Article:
AutoCAD blocks are great. There are several different types: Static (regular blocks), attributed, and dynamic. Each one has its purpose, role, and place. A static block is simple and straight forward. What you see is what you get. An attributed block has text fields where you can enter in data. This data can be stored in the block, displayed, or both. That data can also be extract acted. Dynamic blocks are easily changed. They have been “programmed” to be altered through grip edits. This makes dynamic blocks very diverse and extremely useful.
How do you get your blocks, regardless of type, to display the way you want them to while using a minimum amount of unique blocks? Let’s say that I am redeveloping a residential area. Some construction has been done in the past but I am also going to add new features and structures. Right now there are fire hydrants that have been installed. Some of the existing fire hydrants will remain. Some will be removed. Other will be removed and used elsewhere and we will be installing brand new hydrants. We have four different types of hydrants that we want to visually display in our drawings.
- Existing to be Removed
- Existing to be Removed and Reused
Here are our options.
- We can make four different blocks.
- We can make a Dynamic Block (essentially making 4 blocks into 1).
- We can make One block and use layers to control the visual display.
I recommend making one block and using layers to control the display. There are several reasons for my recommendation:
- I only need to make one block.
- Since the blocks are on different layers, I have the most control of when the hydrants will be displayed.
- Since the blocks are on different layers I have complete control on how the hydrants will look at any time.
- If I need another hydrant type I only make a new layer.
- If how I’m using the hydrants I only change their layer.
There are three setting types to use to control the display values of blocks. Let’s look at color. All other object properties (linetype, linetype scale, line weight, transparency, thickness) have the same option types so apply these principals to them. The three options are:
- Retain the original color properties of the linework in the block.
- Inherit the color properties from the current layer the block is inserted on.
- Inherit individual color properties first, then the layer properties if they are different.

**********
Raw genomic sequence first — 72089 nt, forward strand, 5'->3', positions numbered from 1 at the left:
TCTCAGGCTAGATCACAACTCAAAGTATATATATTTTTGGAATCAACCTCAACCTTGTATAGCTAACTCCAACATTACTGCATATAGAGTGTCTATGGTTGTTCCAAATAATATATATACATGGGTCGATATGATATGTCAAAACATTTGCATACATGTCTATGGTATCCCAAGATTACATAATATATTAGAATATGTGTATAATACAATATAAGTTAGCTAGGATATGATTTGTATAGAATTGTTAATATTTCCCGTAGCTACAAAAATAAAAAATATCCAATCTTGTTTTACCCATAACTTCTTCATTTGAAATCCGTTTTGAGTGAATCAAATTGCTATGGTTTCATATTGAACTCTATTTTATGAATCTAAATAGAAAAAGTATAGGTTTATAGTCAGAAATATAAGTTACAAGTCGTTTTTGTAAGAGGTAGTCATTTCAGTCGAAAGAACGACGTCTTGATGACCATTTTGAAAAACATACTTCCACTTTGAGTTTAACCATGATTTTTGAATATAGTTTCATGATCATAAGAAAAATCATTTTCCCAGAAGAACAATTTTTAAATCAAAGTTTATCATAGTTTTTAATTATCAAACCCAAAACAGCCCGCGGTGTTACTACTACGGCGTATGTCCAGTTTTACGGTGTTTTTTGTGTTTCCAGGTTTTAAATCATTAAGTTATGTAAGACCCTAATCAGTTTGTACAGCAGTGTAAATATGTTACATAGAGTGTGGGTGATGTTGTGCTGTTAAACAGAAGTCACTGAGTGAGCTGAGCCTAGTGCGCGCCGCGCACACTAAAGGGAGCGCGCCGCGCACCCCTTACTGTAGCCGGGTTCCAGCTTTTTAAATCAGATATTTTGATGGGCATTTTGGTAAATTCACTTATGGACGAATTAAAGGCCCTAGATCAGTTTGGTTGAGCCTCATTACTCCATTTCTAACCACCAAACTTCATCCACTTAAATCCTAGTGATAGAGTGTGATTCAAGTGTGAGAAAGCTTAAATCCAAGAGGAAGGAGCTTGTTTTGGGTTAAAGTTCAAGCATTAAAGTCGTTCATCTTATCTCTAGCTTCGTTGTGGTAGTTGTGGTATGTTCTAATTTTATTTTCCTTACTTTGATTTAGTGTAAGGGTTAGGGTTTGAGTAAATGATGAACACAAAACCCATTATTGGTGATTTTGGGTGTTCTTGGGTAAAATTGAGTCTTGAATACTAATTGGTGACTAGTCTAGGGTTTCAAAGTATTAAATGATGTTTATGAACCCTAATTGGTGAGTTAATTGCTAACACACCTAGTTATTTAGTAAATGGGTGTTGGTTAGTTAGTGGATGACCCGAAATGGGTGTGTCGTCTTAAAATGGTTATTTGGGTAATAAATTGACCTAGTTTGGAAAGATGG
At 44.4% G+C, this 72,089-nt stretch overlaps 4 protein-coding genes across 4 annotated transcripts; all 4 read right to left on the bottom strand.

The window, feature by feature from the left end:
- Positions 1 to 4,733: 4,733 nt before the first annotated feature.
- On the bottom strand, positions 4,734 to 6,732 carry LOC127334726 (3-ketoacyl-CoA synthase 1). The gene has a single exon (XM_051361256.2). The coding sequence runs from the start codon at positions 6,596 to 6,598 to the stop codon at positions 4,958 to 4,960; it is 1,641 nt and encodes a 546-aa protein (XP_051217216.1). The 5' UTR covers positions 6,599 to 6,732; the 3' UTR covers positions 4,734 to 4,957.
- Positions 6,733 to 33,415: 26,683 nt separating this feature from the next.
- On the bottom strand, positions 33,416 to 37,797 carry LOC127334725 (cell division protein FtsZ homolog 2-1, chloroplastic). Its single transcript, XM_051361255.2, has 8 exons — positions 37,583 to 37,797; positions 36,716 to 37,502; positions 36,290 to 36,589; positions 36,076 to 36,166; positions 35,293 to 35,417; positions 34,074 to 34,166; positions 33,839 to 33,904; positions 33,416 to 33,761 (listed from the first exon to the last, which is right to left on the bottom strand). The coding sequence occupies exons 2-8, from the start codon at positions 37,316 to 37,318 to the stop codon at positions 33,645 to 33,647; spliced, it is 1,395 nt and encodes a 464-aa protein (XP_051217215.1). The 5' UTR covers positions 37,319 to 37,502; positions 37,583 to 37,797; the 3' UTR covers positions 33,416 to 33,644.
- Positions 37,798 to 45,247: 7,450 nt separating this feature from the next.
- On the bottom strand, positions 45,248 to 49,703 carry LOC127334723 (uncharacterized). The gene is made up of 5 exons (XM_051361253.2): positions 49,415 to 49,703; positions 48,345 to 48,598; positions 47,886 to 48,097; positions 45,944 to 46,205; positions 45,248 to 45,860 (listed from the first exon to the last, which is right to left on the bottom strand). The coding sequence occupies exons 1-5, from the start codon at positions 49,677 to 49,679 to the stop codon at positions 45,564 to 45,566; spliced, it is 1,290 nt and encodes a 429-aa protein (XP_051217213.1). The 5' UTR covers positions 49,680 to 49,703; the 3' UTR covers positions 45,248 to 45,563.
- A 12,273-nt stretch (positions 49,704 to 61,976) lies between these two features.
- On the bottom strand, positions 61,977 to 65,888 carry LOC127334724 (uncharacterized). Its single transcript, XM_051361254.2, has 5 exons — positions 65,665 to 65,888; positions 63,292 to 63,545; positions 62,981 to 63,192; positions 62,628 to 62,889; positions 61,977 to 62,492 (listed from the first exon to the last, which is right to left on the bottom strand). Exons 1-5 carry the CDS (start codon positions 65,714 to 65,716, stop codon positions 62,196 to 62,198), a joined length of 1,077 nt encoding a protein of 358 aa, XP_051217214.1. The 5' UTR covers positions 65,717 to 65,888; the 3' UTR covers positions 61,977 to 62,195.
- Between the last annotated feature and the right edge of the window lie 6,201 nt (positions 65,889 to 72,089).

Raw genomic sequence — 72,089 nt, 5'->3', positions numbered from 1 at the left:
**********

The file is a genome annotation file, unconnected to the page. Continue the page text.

There are different ways to accomplish these goals. If we always wanted our hydrant to be RED then we can either set the linework in the block as RED or we draw the linework on a layer that is RED. Then we do nothing but place the block where we want it. But that’s not what we want to do. We want to draw the hydrant once and switch the color via layer control. We can change the color of the hydrant layer but we want our hydrants to be displayed in four different colors. In order to do that, we are left with the last two options. They are known as Bylayer or Byblock. Instead of assigning the hydrant lines to a color we need to set the color (and all other properties) to either Bylayer or to Byblock. (quick tip: when in doubt go Bylayer.) Bylayer and Byblock will inherit the properties from the layer the block is inserted on. If we insert our hydrant block on a layer with a color set to red, the hydrants will be red. Change the layer color and all of the hydrants on that layer will also change. That’s what we want to do. Now we can create four different hydrant layers, each set to a different color (and linetype). That gives us complete control of how the hydrants are shown in each drawing. I can freeze some of the layers, in order to not display them, and I can make some hydrants darker, thicker, or even dashed.
There are a few things to remember when using Bylayer and Byblock. A block’s linework that is set to Bylayer must be drawn on layer 0 (zero). If so then the block will inherit the properties of the layer the block is set to. If the block is on a specific layer and set to Bylayer then the block will only display according to the properties of that layer. However, if the linework in the block is drawn on a specific layer and set to Byblock, then the block will inherit the properties of the layer that the block is inserted on. It looks to the block for the properties not the line work of the block. This also means that you can change the color of the block without using the layers or the linework. Byblock gives you the most control.
Assume that the block’s linework is on a layer named RED and that layer’s color is RED. Set the line work’s color to Byblock. Insert the block on any other layer and the block will inherit the properties from that layer. Select the block, open the properties pallet (CTRL+1) and change the block’s color to green. It changes to green. Change the block’s color back to Bylayer. Open the Layer Manager (type LA) and change the layer’s color to Magenta. The block is now magenta. Now, freeze the layer the block is on. The block disappears. Thaw the layer. Now freeze the layer the block’s linework is on. The linework freezes. If your layer is Byblock you can freeze the linework layer or freeze the block layer. If your linework is Bylayer, you can only freeze the block layer. Freezing layer 0 (where your Bylayer linework is drawn) does nothing. Byblock give you more levels of control but Bylayer keeps things simple. In our case use either one but perhaps you should consider Byblock.
Using blocks is about making things easier. Making drawings is the easy part. It takes as long as it takes. But if I make my drawings in a way that allows easy and quick edits then I save much time in the life of the project. Regardless of which type of blocks you use always plan ahead and try to future proof your drawings as much as possible.